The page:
New Products

ScienceNOW Daily News Feed - Jue, 06/22/2017 - 11:20

Chemical transformation of xenobiotics by the human gut microbiota

ScienceNOW Daily News Feed - Jue, 06/22/2017 - 11:20

The human gut microbiota makes key contributions to the metabolism of ingested compounds (xenobiotics), transforming hundreds of dietary components, industrial chemicals, and pharmaceuticals into metabolites with altered activities, toxicities, and lifetimes within the body. The chemistry of gut microbial xenobiotic metabolism is often distinct from that of host enzymes. Despite their important consequences for human biology, the gut microbes, genes, and enzymes involved in xenobiotic metabolism are poorly understood. Linking these microbial transformations to enzymes and elucidating their biological effects is undoubtedly challenging. However, recent studies demonstrate that integrating traditional and emerging technologies can enable progress toward this goal. Ultimately, a molecular understanding of gut microbial xenobiotic metabolism will guide personalized medicine and nutrition, inform toxicology risk assessment, and improve drug discovery and development.

An environment-dependent transcriptional network specifies human microglia identity

ScienceNOW Daily News Feed - Jue, 06/22/2017 - 11:20

Microglia play essential roles in central nervous system (CNS) homeostasis and influence diverse aspects of neuronal function. However, the transcriptional mechanisms that specify human microglia phenotypes are largely unknown. We examined the transcriptomes and epigenetic landscapes of human microglia isolated from surgically resected brain tissue ex vivo and after transition to an in vitro environment. Transfer to a tissue culture environment resulted in rapid and extensive down-regulation of microglia-specific genes that were induced in primitive mouse macrophages after migration into the fetal brain. Substantial subsets of these genes exhibited altered expression in neurodegenerative and behavioral diseases and were associated with noncoding risk variants. These findings reveal an environment-dependent transcriptional network specifying microglia-specific programs of gene expression and facilitate efforts to understand the roles of microglia in human brain diseases.

A global brain state underlies C. elegans sleep behavior

ScienceNOW Daily News Feed - Jue, 06/22/2017 - 11:20

How the brain effectively switches between and maintains global states, such as sleep and wakefulness, is not yet understood. We used brainwide functional imaging at single-cell resolution to show that during the developmental stage of lethargus, the Caenorhabditis elegans brain is predisposed to global quiescence, characterized by systemic down-regulation of neuronal activity. Only a few specific neurons are exempt from this effect. In the absence of external arousing cues, this quiescent brain state arises by the convergence of neuronal activities toward a fixed-point attractor embedded in an otherwise dynamic neural state space. We observed efficient spontaneous and sensory-evoked exits from quiescence. Our data support the hypothesis that during global states such as sleep, neuronal networks are drawn to a baseline mode and can be effectively reactivated by signaling from arousing circuits.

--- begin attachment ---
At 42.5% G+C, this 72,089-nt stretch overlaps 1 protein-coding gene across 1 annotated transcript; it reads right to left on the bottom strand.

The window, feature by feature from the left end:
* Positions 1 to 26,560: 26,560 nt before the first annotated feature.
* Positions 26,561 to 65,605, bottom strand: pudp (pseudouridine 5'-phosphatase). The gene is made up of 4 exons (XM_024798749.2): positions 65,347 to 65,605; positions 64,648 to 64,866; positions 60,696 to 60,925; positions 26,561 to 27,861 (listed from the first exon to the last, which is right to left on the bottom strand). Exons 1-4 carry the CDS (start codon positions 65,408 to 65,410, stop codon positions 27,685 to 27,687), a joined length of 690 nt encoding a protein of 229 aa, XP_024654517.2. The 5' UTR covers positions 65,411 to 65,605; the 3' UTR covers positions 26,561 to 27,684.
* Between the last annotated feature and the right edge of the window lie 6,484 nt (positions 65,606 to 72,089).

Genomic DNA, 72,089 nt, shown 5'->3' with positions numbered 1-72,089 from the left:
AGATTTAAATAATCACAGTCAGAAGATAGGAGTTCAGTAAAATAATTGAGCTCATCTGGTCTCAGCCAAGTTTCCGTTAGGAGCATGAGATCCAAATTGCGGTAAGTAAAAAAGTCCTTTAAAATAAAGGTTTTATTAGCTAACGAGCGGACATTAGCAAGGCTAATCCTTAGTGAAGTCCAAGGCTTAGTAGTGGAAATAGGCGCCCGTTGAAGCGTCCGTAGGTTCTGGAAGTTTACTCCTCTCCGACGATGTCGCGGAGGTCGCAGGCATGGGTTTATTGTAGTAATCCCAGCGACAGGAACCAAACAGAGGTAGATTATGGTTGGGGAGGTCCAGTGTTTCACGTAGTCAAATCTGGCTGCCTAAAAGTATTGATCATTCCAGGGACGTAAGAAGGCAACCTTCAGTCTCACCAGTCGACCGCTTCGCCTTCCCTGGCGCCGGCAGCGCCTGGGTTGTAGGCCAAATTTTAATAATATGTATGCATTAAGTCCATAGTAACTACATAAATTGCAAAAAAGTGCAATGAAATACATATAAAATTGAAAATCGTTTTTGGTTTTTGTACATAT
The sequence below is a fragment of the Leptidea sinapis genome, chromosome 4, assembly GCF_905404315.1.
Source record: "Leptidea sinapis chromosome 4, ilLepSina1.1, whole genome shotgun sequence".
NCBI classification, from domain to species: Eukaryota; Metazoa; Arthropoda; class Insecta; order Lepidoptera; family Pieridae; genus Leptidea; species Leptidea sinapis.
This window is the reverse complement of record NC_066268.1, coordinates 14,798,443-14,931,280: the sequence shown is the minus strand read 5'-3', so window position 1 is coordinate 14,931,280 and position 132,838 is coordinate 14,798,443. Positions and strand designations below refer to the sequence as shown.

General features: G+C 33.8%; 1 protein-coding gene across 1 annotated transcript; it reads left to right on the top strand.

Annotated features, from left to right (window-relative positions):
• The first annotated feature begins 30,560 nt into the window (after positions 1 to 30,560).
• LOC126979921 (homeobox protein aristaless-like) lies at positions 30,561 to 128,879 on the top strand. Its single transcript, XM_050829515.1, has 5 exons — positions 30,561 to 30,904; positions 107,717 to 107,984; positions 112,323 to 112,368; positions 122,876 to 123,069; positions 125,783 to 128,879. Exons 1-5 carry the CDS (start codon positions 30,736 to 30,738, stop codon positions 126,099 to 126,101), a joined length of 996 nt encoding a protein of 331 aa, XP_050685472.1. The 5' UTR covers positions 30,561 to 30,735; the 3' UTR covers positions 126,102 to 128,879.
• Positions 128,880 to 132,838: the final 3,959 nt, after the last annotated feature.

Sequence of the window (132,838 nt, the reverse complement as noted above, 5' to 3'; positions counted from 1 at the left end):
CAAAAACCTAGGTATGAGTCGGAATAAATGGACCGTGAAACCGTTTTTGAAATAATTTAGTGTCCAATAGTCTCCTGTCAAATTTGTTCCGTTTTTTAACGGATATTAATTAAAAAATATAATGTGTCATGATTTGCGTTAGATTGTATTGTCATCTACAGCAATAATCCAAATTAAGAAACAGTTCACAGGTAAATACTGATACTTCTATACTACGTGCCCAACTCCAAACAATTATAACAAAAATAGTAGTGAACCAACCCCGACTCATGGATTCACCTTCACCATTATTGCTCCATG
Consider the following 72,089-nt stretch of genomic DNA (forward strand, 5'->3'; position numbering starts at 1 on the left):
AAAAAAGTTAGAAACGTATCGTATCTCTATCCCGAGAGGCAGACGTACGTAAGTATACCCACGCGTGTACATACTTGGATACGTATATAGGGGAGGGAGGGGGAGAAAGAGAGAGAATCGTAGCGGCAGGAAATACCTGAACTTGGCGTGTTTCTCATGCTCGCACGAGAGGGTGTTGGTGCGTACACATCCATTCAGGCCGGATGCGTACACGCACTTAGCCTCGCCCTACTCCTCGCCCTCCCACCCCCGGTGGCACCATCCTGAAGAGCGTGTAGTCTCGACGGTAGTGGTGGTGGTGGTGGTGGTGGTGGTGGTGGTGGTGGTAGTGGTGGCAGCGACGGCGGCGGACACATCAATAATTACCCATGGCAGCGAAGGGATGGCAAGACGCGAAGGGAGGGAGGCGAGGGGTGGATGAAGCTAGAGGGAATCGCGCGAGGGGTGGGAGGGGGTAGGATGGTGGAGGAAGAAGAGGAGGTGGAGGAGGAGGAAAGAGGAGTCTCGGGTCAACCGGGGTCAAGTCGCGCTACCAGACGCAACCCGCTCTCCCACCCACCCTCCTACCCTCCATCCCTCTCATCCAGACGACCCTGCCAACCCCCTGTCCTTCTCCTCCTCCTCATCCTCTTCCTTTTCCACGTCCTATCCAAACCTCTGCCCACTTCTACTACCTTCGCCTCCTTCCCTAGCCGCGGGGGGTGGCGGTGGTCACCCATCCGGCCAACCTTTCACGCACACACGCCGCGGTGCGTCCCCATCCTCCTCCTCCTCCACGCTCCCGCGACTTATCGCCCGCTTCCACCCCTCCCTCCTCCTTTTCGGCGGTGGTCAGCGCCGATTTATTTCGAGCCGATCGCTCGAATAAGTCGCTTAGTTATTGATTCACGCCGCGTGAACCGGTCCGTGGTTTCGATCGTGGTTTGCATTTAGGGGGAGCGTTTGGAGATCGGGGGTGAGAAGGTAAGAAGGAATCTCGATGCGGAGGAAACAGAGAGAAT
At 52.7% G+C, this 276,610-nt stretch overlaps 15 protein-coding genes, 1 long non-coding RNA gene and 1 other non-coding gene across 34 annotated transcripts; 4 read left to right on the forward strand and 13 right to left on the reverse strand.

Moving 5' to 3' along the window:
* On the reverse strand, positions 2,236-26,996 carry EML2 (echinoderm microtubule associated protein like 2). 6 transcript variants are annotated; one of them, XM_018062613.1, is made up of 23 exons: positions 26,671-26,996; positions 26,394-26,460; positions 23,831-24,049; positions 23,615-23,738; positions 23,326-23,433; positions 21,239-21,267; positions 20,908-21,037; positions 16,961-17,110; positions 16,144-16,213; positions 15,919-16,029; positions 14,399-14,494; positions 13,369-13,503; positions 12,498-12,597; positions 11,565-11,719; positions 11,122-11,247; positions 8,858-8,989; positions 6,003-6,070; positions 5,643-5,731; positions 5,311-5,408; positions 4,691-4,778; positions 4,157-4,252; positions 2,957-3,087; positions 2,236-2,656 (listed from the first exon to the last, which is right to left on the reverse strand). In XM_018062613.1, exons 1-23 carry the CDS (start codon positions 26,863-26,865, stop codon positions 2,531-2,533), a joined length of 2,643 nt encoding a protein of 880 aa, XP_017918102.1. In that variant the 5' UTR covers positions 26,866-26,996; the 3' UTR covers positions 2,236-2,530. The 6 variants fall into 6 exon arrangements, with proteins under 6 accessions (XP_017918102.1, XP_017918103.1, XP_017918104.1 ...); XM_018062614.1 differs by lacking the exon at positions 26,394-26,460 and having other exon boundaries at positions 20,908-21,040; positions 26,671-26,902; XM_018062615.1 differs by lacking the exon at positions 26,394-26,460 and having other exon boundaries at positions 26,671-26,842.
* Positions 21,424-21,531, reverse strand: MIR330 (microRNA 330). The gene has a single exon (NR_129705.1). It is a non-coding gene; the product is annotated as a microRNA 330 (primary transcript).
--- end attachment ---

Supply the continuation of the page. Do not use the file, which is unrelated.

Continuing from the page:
Air-guns used in offshore oil exploration can kill tiny marine life

Nature News - Jue, 06/22/2017 - 10:23

Lethal effects from pulses of sound used to probe the sea floor can travel over a kilometer.

Nature News doi: 10.1038/nature.2017.22167

'Momentum microscope' measures quantum correlations - Jue, 06/22/2017 - 09:44
Many-body problem solved for colliding condensates

Flash Physics: Dead galaxy mystifies astronomers, a photon dam bursts, Space Industry Bill for the UK - Jue, 06/22/2017 - 07:17
Today's selection of need-to-know updates from the world of physics

Discovery of a new mechanism involved in the migration of cancer cells

EurekAlert! - Mié, 06/21/2017 - 22:00
A team of young French researchers has discovered a new mechanism which facilitates cell migration. On the surface of its membrane, the cell develops multiple small hooks which help it to attach to fibers outside the cell and move along them. This action helps us to understand better how a cell escapes from the tumor mass and moves around the body to form a new focus.

Correct connections are crucial

EurekAlert! - Mié, 06/21/2017 - 22:00
Working with colleagues from Harvard Medical School and Würzburg, researchers from Charité - Universitätsmedizin Berlin have been examining the use of deep brain stimulation in the treatment of Parkison's disease in an attempt to optimize treatment effectiveness. The results, describing an effective network profile of deep brain stimulation has been reported in the journal Annals of Neurology*.


Subscribe to Facultad de Ciencias agregador